|v. Div. HQ||Won 13-9|
|v. 34th Bn||Won 6-3|
|v. Rovers||Won 19-8|
|V. S/L Bty||Lost 5-6|
|v. 52nd Bty||Won 18-15|
|v. Bde. Units||Won 8-0|
|v. "HMS Leander"||Won 6-3|
|v. 2nd FDF||Lost 4-5|
|v. 34th Bn||Won 9-8|
|v. S/L Bty||Won 21-0|
|v. Rovera||Lost 5-6|
|v. "HMS Leander"||Won 12-3|
|v. "HMS Leander"||Won 11-9|
On Norfolk Island the position of rugby as the leading sport was seriously challenged, and inter-company football created more interest than inter-unit, because of the lack of opposition caused through the smallness of the force.
Teams playing on their own grounds usually won the matches because of their greater knowledge of the many irregularities of the fields. Anson Bay Field—B company's home ground—was almost completely covered by a thick mat of buffalo grass, and for some considerable time only B company knew of the less thinly covered areas where running was possible! Nobbs' paddock—the home ground of C company—had such an uneven ground that, until visiting teams learned its tricks, they were inevitably beaten. At the ground shared by HQ and D (S) companies, Bailey's paddock, visiting wing three-quarters soon found that the easiest path to the goal line was down the centre of the field, and not down the side lines. Inter-unit matches, though not of a high standard, were played regularly, and the battalion fifteen maintained leadership without a great deal of effort, and was able to claim an undefeated record. We were fortunate here in having R. W. Nieper, ex-Southland and Otago rep., a versatile player capable of filling a place in the forwards or page 93the backs equally well, whose knowledge of football proved invalu-able in the training of the fifteen.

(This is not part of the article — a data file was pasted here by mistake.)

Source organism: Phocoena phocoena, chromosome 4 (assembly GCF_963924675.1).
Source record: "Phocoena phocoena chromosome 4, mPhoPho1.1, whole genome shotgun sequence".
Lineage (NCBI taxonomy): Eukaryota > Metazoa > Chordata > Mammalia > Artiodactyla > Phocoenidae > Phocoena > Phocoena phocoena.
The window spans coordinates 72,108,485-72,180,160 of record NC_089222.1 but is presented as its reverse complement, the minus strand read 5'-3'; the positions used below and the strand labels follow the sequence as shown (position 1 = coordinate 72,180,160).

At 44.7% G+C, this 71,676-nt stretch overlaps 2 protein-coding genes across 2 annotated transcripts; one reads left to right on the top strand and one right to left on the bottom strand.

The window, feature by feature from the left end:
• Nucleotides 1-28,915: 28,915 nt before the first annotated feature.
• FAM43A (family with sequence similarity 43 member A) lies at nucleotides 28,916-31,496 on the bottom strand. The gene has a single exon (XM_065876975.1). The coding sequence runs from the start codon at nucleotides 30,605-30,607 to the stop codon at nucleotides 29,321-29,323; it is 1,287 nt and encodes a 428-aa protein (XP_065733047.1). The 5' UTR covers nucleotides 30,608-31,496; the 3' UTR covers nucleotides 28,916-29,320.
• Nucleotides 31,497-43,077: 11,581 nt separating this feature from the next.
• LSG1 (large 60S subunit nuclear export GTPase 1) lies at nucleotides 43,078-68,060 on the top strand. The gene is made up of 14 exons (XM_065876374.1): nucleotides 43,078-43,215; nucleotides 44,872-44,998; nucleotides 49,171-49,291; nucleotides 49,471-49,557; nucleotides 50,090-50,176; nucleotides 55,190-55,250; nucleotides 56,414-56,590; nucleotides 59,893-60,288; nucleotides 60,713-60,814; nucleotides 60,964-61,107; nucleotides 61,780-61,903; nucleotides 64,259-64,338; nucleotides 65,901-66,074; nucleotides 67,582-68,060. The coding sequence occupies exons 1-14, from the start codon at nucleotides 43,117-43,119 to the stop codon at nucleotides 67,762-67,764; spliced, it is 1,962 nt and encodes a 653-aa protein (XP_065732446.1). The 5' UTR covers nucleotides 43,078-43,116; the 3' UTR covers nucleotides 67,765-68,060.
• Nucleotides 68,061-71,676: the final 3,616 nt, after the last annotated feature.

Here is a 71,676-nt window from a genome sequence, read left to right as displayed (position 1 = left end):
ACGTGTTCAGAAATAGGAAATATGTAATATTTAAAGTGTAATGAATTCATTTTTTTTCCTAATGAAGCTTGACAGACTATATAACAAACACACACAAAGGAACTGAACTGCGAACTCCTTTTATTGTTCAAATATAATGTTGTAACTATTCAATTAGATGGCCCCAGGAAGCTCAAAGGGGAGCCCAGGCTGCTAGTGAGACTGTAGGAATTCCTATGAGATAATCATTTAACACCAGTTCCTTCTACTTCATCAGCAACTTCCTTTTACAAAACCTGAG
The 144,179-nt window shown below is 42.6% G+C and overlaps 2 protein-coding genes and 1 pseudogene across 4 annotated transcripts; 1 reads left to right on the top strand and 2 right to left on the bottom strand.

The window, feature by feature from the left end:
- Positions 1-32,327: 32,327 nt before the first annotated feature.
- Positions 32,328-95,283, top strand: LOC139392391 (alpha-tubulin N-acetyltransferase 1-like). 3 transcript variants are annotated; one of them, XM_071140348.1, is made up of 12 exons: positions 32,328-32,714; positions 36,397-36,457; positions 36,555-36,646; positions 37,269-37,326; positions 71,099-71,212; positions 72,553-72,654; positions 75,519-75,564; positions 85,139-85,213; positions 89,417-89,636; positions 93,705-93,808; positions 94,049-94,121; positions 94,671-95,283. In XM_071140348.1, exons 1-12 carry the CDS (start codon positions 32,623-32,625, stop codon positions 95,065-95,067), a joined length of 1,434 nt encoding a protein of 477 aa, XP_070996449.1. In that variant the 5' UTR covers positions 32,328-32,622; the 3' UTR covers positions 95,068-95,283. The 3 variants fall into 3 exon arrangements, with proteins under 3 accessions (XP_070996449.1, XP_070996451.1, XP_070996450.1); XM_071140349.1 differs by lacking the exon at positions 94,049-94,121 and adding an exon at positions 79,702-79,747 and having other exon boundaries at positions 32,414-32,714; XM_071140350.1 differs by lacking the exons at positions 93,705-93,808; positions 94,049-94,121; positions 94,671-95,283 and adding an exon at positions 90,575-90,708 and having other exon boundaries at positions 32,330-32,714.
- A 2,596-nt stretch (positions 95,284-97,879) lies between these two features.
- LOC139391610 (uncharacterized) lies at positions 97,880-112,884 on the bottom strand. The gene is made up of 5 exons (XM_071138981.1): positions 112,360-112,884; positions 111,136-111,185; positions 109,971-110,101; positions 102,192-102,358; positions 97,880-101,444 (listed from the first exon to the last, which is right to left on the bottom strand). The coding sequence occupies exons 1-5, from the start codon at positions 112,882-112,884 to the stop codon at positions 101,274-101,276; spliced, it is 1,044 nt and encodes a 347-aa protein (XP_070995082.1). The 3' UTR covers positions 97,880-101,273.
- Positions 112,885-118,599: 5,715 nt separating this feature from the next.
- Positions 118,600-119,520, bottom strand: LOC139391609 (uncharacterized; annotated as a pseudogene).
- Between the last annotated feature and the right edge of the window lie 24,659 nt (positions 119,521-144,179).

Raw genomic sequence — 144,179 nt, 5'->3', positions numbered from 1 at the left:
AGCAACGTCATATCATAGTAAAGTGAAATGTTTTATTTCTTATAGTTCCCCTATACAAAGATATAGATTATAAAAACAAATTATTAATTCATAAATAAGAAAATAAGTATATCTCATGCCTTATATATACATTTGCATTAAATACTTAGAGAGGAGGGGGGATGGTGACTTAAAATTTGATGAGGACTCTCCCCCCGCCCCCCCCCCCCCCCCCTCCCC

In New Caledonia inter-company football showed a consistent improvement, with a greater number playing rugby, with the result that both companies and battalion were able to field A and B teams. Inter-unit contests commenced soon after our arrival. Two rounds of the competition were played, and in both rounds the battalion fifteen finished second.